“The case fell apart, and Sessions bluntly told me he ‘failed to make the case.'”
— article in the Weekly Standard, Nov. 18, 2016
Sen. Jeff Sessions (R-Ala.) last faced the Senate Judiciary Committee for a confirmation hearing in 1986, when he was President Ronald Reagan’s nominee for federal judge. Senators grilled Sessions over charges of racial insensitivity and prejudice, and heard testimony from 21 witnesses over 19 hours.
The Republican-controlled committee blocked Sessions’s nomination on a 10-to-8 vote; he was the second federal judicial nominee to be rejected by the Senate in 48 years.
Now, Sessions is President-elect Donald Trump’s nominee for attorney general and sits on the committee that rejected his judgeship. He faces another confirmation hearing — and, as Schumer indicated, senators are expected to rehash some of the allegations of racism lodged against Sessions 30 years ago.
Among the issues that are likely to resurface is Sessions’s role in prosecuting a 1985 voter fraud case brought against black civil rights activists in Perry County, Ala. This case was a central focus of the confirmation hearing, but allegations about Sessions’s role have been repeated in the media in recent weeks without much scrutiny. So we read through the entire hearing transcript and contemporaneous local and national news coverage to produce a comprehensive account of what actually happened.
The Perry County case in Marion, Ala., was among several “Black Belt” county voting-irregularity investigations by the federal government in 1985. The government alleged that three voter-registration activists had tampered with absentee ballots in the 1984 primary election in favor of candidates endorsed by the Perry County Civic League. They charged the defendants, dubbed the “Marion Three,” with violations of federal mail fraud statutes.
One defendant was Albert Turner, a former aide to Martin Luther King Jr., who helped lead and was beaten on the march from Selma to Montgomery on Bloody Sunday. The defendants argued that they were being attacked in an effort to suppress black voting rights and said they changed absentee ballots only with consent from elderly and illiterate voters who needed help.
Many in the community were outraged, questioning why similar investigations weren’t being conducted in mostly white counties. There were daily demonstrations during the trial in support of the Marion Three.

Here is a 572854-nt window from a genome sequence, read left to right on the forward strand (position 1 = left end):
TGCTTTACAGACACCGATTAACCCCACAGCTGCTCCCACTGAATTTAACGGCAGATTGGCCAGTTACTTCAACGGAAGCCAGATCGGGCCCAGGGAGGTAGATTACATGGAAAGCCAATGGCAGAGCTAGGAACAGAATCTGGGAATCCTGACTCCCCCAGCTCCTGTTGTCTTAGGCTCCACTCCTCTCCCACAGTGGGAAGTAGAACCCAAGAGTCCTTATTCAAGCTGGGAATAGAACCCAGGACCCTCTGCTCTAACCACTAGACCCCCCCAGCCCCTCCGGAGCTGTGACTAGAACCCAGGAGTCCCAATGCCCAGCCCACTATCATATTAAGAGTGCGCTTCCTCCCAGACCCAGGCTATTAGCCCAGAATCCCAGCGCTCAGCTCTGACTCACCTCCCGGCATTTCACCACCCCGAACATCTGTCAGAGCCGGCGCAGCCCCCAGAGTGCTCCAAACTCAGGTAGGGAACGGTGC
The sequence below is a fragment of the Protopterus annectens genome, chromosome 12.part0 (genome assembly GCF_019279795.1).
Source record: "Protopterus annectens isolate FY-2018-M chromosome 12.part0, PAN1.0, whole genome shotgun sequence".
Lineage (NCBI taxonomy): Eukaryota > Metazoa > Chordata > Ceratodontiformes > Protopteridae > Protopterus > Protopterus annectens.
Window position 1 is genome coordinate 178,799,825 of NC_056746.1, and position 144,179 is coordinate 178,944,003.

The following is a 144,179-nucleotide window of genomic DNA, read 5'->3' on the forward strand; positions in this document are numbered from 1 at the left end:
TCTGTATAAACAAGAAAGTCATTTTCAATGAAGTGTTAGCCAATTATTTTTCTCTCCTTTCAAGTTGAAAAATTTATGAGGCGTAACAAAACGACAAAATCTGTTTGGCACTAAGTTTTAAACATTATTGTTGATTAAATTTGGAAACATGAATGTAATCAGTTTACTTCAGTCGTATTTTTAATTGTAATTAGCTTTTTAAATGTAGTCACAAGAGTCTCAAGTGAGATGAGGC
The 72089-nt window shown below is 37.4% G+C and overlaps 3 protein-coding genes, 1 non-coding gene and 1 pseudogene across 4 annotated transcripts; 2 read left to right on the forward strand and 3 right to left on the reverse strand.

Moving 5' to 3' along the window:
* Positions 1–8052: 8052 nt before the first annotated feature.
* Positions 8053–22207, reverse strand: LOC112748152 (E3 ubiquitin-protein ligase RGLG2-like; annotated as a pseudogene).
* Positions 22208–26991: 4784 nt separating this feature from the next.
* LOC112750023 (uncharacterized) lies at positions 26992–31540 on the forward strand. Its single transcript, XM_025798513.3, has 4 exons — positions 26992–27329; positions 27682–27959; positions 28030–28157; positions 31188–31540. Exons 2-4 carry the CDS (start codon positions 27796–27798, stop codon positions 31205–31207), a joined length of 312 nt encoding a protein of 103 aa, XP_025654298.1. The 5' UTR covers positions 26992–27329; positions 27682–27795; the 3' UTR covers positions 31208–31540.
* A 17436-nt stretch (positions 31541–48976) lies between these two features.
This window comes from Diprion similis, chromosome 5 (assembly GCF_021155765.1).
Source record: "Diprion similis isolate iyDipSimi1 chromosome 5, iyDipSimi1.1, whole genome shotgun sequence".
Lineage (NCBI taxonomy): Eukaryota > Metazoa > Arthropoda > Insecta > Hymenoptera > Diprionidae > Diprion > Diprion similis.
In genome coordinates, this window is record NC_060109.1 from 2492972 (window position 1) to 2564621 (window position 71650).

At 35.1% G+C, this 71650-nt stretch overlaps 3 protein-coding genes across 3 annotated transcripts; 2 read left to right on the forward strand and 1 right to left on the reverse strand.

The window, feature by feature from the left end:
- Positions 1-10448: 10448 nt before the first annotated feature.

The jury acquitted all three after just three hours of deliberation. Civil rights leaders, including the Rev. Jesse Jackson and then-Atlanta Mayor Andrew Young, praised the jury’s decision as a rebuke of a racially and politically motivated attack by the Reagan administration, via prosecutors under Sessions, who was U.S. attorney at the time.
This case was a key issue in Sessions’s 1986 confirmation hearing. The major players from the case testified for or against Sessions, including attorneys on both sides and witnesses. Lawmakers on the Judiciary Committee asked Sessions repeatedly why he had brought the case, despite not pursuing similar allegations over the 1982 election in Perry County.
In 1982, then-District Attorney Roy L. Johnson wrote to Sessions about complaints of voting irregularities and said the most serious allegations involved interference with absentee ballots. (Johnson is now deceased.) Absentee ballots were a tool to turn out rural black voters without fear of intimidation at the polls, but legitimate questions were raised about fraud.
In 1983, a majority-black state grand jury weighed these voter fraud allegations and found serious problems — primarily with the tampering of the right of black Perry County citizens to vote — and asked the federal government to intervene.
But Sessions did not investigate.
“My feeling was that the problem would not continue; that the people would straighten up, clean up, after their act. And I saw no reason to prosecute after the county had not prosecuted, and we did not,” Sessions said, adding that irregularities that year involved only a few ballots.
Then, in 1984, black officeholders complained of voter fraud and filed an election contest, Sessions said. Perry County, one of the smallest Alabama counties with a population of 15,000, had more absentee ballots filed than Jefferson County, population 700,000, according to a local news article.
Investigators interviewed witnesses who said their ballots were changed and observed a post office where Turner and other activists dropped off ballots. They tracked the ballots and found about 75 out of 700 had been changed, Sessions said — a larger scale than was alleged in 1982.